Certifications
NAPFA Registered Financial Advisor, BBA, CFP®, CPA, MST

Data Provided By:

Investing in 401(k)s and IRAs

By Christopher Stella

So it’s the first day of work and HR asks whether or not you want to open up a 401(k) retirement account. “Heaven’s to Betsy” you say in your most petulant grandfatherly voice: why the hell do I need a retirement account? Ahh…so you say that now. But what happens when you’re 50 years old and realize that had you contributed a measly $100 a month to an account earning a reasonably conservative 6% interest rate, you could have been sitting on a cool $120,000. Not exactly a chunk of change to shake a cane at. But there’s more. Firstly, each of those piddly $100 contributions is tax free, meaning that had you not deposited them into the account, you would have only received about $60 to spend. Secondly, your employer (depending on their level of altruism) will frequently match those contributions up to a certain amount (usually between $1,000 and $2,000 a year). So now you’re talking close to a quarter of a million dollars, half of which was free!!!! Alright, so there’s a little more to it than that, but that’s the basic gist.

Statistics show that you need about 75% of your pre-retirement income to maintain a similar standard of living. So if you're making $150,000 a year, retire at 60, and stick around until you're 90, you'll need to save over $3,000,000. Here's are two easy ways you can make you can make that happen.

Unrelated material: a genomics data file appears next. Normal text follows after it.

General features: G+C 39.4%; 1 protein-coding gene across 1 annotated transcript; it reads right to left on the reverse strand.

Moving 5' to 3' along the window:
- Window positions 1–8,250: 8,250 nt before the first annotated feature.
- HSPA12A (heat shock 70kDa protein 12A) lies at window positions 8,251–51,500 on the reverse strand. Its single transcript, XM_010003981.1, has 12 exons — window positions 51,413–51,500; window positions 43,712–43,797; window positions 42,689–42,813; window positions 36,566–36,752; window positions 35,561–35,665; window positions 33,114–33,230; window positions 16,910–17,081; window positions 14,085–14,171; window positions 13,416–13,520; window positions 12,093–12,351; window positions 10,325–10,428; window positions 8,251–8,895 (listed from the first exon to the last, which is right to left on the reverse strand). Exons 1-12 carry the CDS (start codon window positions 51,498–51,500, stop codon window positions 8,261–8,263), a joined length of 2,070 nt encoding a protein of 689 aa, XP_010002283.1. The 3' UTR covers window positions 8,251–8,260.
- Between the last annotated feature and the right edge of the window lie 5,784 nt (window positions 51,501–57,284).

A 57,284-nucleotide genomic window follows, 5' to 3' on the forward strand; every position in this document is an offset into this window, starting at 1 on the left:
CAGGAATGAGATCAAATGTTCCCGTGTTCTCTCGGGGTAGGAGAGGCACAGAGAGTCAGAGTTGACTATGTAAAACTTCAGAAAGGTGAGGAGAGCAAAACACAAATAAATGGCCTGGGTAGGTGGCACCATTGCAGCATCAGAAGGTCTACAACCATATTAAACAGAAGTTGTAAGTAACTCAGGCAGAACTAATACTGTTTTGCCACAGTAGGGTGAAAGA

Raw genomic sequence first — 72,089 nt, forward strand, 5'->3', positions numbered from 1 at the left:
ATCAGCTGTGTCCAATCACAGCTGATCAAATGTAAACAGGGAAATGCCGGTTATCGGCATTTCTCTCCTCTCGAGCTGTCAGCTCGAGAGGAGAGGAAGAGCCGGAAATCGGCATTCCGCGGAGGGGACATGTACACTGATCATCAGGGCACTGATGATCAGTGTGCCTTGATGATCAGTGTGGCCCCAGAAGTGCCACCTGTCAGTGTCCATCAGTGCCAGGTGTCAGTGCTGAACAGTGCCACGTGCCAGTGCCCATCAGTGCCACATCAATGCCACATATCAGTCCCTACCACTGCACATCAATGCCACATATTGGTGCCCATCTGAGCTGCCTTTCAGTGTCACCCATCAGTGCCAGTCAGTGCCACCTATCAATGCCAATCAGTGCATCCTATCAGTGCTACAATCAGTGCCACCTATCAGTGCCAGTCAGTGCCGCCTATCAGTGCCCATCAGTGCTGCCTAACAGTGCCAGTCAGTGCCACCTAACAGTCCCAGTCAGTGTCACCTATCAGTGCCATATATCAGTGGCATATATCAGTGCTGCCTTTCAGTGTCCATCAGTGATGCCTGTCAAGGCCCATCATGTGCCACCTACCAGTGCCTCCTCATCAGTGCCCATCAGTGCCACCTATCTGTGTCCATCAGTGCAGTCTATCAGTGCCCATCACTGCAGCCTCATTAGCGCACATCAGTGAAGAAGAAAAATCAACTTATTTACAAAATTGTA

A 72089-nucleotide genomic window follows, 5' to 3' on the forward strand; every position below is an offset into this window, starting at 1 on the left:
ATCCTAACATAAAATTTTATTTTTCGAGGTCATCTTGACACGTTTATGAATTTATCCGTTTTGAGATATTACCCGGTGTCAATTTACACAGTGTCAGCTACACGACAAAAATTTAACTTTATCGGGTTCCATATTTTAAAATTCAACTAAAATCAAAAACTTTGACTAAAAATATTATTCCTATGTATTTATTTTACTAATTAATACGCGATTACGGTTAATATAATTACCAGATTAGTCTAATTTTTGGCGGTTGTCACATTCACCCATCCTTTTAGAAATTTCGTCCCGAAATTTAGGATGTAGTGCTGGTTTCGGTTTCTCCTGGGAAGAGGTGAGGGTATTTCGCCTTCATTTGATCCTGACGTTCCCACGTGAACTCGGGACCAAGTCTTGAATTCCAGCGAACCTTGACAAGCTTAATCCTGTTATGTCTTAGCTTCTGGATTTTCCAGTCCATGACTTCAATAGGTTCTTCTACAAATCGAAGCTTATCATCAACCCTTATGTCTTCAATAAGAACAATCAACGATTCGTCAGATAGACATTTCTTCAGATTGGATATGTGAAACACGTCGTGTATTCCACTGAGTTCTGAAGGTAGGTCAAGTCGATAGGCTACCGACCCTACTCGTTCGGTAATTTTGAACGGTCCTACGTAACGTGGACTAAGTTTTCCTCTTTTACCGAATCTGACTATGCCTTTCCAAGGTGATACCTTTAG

What’s a 401(k)?

A 401(k) is a retirement plan set up by employers that allows employees to defer (or invest) a portion of their income, pre-tax, to their plan. For example, if you make $45,000 a year, and contribute $2,000 to our 401(k), then you will only be taxed on $43,000 of your salary at the end of the year. Taxes on $2,000 are paid later when you take out the money during retirement. So why bother contributing?

A 401(k) is like a savings account on steroids. Because your deferral is pre-tax, it means you have more money to contribute, and a larger account grows faster. Further, employers often “match” or contribute a percentage of your deferral as well.

But don’t think that this is just some cash give-away-free-for-all. There are rules. First, the money can’t be withdrawn before the age of 59.5, unless there is an extenuating circumstance, such as serious financial hardship or disability. Otherwise, early withdrawals are subject to a 10% penalty, paid to the IRS. However, if you need to withdraw the money, as a result of the tax deferment on interest, the penalty isn’t significant. If your employer is also matching your funds, then the penalty is negligible.

The maximum current amount that can be invested each year is $15,000, as stated by the IRS. However, that number changes pretty regularly so check with your employer to figure out what the exact numbers are. But what if you leave your job? Well, it doesn’t really matter. You get to keep everything you’ve put in your account plus whatever portion of the money your employer has matched. And there are no penalt...